The Breakdown | Explaining Southern California's economy

Los Angeles tells S&P to take a hike


Like many American cities, Los Angeles is not in the greatest financial shape these days. There are budget deficits as far as the eye can see. It’s pretty rough when you take out a $1.5 billion shortfall – and still have even more of the same to look forward to, as the financial crisis continues to grind down revenues. Sisyphus, anyone?

It’s understandable, then, that the City of Angeles would act...rather less than angelically in the face of Standard & Poor’s recent downgrade of the city’s $7 billion investment fund, from a sterling AAAf to a slightly less than sterling AAf. Why? Because 80 percent of the fund is held in U.S. Treasuries – until a few weeks ago, long believed to be the safest investments on planet Earth.

L.A. reacted by saying sayonara to S&P. This is from the Bond Buyer:

“Quite frankly, we just don’t want to be associated with [Standard & Poor’s] anymore based on that decision. We think it was irresponsible and just excessive,” Thomas Juarez, the city’s chief investment officer and assistant treasurer, [said.]"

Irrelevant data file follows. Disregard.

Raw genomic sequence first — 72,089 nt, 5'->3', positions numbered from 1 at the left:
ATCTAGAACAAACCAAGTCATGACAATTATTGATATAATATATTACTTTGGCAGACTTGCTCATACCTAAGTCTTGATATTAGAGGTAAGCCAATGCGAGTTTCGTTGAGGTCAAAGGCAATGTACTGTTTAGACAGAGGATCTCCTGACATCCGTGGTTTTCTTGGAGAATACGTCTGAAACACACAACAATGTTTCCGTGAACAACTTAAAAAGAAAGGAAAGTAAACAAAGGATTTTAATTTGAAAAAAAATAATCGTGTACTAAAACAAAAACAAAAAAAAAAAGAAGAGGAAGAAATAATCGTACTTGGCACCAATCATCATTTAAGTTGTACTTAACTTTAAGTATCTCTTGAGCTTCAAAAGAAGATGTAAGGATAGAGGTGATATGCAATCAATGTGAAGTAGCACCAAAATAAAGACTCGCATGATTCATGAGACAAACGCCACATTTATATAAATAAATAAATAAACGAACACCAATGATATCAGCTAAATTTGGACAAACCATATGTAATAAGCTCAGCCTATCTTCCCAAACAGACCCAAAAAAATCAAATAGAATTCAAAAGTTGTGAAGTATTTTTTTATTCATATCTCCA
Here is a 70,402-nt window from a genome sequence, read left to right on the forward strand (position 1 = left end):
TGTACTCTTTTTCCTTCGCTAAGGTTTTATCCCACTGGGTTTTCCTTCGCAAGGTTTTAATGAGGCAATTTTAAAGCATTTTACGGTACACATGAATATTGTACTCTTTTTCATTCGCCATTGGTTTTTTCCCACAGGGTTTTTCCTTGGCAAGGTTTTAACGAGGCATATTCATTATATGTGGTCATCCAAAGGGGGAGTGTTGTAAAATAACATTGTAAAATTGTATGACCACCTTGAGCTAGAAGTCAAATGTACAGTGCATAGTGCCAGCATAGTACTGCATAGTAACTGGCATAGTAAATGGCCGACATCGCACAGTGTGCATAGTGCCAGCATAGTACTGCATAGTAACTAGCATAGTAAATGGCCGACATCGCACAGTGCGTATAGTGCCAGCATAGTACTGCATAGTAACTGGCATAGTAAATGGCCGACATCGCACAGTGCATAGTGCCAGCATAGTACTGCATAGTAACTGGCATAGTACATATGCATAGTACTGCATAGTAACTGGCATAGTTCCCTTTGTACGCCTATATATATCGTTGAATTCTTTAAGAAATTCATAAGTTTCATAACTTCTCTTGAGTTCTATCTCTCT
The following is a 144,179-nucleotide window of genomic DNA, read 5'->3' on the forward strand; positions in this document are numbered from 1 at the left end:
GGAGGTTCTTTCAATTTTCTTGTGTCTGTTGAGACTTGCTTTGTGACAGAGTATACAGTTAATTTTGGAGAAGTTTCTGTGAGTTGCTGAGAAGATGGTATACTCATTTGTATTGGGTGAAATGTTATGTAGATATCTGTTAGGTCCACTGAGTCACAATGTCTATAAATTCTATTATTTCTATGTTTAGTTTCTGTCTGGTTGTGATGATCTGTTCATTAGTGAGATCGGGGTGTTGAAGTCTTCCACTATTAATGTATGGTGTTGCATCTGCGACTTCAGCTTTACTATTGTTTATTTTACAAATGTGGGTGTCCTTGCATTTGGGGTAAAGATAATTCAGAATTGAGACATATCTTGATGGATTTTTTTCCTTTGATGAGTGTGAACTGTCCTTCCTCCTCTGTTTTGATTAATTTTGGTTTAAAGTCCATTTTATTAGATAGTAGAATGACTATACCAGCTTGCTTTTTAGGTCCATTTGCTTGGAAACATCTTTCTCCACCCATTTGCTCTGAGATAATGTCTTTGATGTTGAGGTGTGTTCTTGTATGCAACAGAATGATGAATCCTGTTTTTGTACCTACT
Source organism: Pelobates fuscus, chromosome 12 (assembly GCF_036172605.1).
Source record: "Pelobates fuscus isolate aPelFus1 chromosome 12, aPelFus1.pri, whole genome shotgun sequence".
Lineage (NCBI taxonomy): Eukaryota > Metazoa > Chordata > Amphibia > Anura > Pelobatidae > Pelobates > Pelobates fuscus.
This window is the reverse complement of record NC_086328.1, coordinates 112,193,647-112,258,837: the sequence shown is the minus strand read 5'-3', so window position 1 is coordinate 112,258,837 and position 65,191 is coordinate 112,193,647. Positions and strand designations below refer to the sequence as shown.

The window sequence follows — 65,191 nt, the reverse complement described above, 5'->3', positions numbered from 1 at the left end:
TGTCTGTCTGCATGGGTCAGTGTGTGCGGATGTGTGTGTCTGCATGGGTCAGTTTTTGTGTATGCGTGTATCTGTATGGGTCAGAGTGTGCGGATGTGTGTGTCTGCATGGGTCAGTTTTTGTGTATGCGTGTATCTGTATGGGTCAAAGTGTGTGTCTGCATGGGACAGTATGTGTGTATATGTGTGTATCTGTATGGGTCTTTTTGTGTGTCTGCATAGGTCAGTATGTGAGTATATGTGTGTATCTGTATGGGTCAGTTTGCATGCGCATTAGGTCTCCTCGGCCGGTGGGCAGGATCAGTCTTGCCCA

Juarez may protest too much – as John McDermott at the Financial Times quickly pointed out. With the U.S. credit rating being downgraded by S&P to AA from AAA, there was going to be a ripple effect.

What it means in practice is that Los Angeles will find it somewhat more expensive to borrow against its investments. Not really good news right now, obviously. 

Nevertheless, it’s viscerally satisfying to see somebody flipping S&P the figurative bird. L.A.’s action is basically symbolic – none of the other two major ratings agencies, Moody’s or Fitch, rates the investment fund. The AAAf from S&P was sort of like the polish on an apple. Once it’s gone, you might as well just entice people to take a bite without knowing that there’s a higher level of buff available.

In a small way if you can call $7 billion small – this is the beginning of what might become a more general complaint about the power of sovereign, state, and local credit ratings. S&P has made itself look profoundly incompetent twice in the past few years. First, by serially overrating the mortgage-backed securities that may still be in the process of bringing down the U.S. economy. Second, by committing a reported $2 trillion match error when it dropped the USA from AAA to AA+. 

Incidentally, Anaheim also got busted down. But they’re keeping S&P around, the cowards...

Photo: Wikimedia Commons